The United States is partnering up with Japan to tackle aging in place challenges, the Department of Housing and Urban Development (HUD) announced on Friday, June 30.
As two countries with significant populations of aging residents, the U.S. and Japan are exploring ways to expand housing opportunities to allow seniors to remain in their homes longer. Officials from both countries signed an agreement to conduct joint research on aging in place and housing finance.
“Our nations have much to learn from each other, and we recognize that our strength is measured by our regard, respect and care of the elderly,” HUD Secretary Ben Carson said in a statement. “Working together, the U.S. and Japan will combine our strengths to find new and innovative approaches to housing our older citizens.”
Research in this area will include: discovering innovative approaches to housing financing; identifying connections between health and housing; seeking public-private partnerships; healthy and accessible communities; and developing viable policies in a constrained budget environment.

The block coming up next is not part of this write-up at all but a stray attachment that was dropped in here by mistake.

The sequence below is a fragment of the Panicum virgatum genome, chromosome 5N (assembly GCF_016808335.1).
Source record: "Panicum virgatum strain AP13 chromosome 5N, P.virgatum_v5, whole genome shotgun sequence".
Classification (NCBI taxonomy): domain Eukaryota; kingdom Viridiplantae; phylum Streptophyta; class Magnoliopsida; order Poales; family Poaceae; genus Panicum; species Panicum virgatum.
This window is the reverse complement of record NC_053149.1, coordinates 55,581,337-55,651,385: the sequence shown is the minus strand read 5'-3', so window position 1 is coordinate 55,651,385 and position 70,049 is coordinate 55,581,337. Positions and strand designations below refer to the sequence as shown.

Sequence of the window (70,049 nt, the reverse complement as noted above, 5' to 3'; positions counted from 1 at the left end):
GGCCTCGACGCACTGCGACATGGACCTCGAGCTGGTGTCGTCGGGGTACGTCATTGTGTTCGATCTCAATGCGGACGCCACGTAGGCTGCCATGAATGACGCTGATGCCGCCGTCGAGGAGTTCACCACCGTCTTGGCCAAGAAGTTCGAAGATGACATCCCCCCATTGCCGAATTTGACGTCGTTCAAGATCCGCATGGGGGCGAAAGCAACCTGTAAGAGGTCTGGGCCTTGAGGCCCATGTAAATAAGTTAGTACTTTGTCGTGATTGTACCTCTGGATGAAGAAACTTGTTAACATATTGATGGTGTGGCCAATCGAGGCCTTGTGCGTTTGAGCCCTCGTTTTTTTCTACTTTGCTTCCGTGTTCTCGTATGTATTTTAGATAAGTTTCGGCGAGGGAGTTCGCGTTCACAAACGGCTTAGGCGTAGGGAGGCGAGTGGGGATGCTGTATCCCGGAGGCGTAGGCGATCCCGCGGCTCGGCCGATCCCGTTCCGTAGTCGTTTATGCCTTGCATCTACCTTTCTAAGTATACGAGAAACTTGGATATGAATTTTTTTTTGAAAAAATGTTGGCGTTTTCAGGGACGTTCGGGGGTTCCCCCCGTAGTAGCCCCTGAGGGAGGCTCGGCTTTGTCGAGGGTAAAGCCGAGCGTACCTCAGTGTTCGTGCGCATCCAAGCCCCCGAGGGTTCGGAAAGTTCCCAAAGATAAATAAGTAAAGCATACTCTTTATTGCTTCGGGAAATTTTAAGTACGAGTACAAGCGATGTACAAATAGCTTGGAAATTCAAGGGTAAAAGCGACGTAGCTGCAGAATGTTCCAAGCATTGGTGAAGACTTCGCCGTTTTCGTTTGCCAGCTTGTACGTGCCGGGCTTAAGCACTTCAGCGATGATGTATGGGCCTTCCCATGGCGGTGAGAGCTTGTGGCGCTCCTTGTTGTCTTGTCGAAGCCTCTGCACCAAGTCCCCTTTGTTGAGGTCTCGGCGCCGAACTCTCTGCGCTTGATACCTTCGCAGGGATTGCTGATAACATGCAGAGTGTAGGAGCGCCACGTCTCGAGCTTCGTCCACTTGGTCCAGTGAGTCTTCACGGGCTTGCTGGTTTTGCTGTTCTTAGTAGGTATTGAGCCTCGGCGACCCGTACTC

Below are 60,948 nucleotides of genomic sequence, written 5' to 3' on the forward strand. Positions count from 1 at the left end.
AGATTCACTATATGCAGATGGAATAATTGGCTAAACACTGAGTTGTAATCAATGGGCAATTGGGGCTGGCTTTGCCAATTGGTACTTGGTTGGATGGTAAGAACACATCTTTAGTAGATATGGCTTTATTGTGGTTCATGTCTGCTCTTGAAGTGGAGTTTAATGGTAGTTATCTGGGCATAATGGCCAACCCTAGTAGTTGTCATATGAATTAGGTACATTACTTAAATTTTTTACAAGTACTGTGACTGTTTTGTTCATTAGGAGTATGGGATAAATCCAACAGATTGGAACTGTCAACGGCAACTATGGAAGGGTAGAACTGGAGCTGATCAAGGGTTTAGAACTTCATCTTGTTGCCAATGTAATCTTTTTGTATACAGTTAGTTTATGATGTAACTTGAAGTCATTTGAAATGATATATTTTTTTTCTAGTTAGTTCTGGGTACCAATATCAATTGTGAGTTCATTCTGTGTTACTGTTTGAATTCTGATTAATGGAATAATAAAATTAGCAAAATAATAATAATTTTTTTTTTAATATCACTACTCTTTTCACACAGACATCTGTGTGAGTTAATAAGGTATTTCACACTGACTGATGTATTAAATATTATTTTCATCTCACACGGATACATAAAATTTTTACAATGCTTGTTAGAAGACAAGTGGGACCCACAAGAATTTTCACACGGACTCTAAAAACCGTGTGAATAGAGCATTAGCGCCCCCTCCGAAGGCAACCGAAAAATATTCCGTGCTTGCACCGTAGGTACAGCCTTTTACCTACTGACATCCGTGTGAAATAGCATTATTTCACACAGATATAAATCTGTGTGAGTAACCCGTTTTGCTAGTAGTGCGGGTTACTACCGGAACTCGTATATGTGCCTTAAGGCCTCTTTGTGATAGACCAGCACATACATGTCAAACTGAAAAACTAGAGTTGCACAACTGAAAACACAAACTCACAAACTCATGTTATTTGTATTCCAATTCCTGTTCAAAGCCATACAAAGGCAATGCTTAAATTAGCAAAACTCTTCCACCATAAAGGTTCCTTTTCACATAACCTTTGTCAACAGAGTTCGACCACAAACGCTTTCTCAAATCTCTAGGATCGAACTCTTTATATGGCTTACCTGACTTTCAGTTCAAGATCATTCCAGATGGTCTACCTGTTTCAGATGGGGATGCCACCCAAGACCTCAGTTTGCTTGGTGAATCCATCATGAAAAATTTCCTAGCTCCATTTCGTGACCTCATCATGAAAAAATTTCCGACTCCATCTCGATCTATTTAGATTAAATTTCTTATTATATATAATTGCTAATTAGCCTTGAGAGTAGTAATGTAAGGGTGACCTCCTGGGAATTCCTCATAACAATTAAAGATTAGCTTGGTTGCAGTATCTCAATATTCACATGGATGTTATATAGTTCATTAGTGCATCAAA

The U.S. and Japan have vastly different approaches to supporting seniors at home, with Japanese seniors typically relying heavily on government entities to deliver services and resources. American seniors are more reliant on private and nonprofit sectors and volunteers to support them, according to HUD.
The relationship between the two countries aims to explore both these approaches to aging challenges, with the intent that each country “will be able to take advantage of new ideas, supportive strategies and the evidence-based policies, allowing each country to better support and finance the needs of their population as they age.”
The U.S. does have some ongoing work in evaluating the effect of housing support for seniors, including HUD’s Supportive Services Demonstration for Elderly Households in HUD-Assiste Multifamily Housing.
Written by Amy Baxter